• of offshore platforms themselves supplied.

  • Onboard, there are essentially three types of jobs: production, those directly involved

  • with the extraction and processing of oil, maintenance, those who keep the facilities

  • and equipment in working order, and service, those who cook or clean or care for the rest

  • of the crew.

  • There's always a focus, within the companies operating these platforms, to minimize the

  • numbers of people working actually onboard as much as possible.

  • It's expensive first to transport and supply these workers, and then their salaries are

  • also considerably higher than typical onshore salaries in the petroleum industry.

  • An average offshore salary in the UK is around 60 or 70 thousand dollarsnearly double

  • the national average wage.

  • Therefore, most management and high-level decisions are made by workers back onshore

  • who video conference in to the platforms to coordinate.

  • Workers onboard are, for the most part, strictly operational.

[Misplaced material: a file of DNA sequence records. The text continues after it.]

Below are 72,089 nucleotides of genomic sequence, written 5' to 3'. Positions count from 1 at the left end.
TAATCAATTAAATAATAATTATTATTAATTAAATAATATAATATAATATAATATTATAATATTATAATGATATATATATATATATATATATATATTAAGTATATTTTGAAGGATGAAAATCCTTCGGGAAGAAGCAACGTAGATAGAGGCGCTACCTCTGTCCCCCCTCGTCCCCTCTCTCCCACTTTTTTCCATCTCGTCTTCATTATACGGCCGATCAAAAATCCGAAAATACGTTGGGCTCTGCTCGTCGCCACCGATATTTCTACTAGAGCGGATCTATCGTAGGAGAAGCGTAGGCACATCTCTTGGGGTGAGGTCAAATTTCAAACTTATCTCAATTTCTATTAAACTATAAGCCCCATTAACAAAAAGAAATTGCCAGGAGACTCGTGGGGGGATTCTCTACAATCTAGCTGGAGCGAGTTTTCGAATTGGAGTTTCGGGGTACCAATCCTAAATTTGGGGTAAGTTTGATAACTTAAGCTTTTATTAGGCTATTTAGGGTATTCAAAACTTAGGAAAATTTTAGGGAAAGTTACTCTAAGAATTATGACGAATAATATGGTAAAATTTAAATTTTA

• On the inside, these platforms look a lot like ships.

  • The rooms are small and the recreation areas are sparse.

  • There isn't, after all, much down-time given the long hours while onboard.

  • The platforms are more or less self-sufficient.

  • Even though they're usually within a couple hundred miles of shore, ships only resupply

  • sporadically and helicopter flights are expensive, so water and electricity are produced onboard.

  • As you would image, the rigs themselves are also hugely expensive to build.

  • That's because, what you see, the platform, is only a small component of the overall structure.

  • With all designs, there's hundreds or thousands of feet of undersea drilling equipment, but

  • with some, there's far more.

  • Certain platforms are floating, anchored to the ocean floor, but others are rather massive

  • undersea towers.

  • The tallest in existence is the Petronius platform which has almost 2,000 feet or 600

  • meters of undersea towering to support the platform itself.

  • This made it, until the opening of the Burj Khalifa in 2010, the tallest free-standing

  • structure in the world.

  • The development, construction, and installation costs of this platform were therefore about

  • $500 million.

  • And, in fact, those costs are completely typical, if not low.

  • Plenty of platforms cost far closer to a billion dollars.

  • So, the question that oil companies are now beginning to pose would be: is it worth it?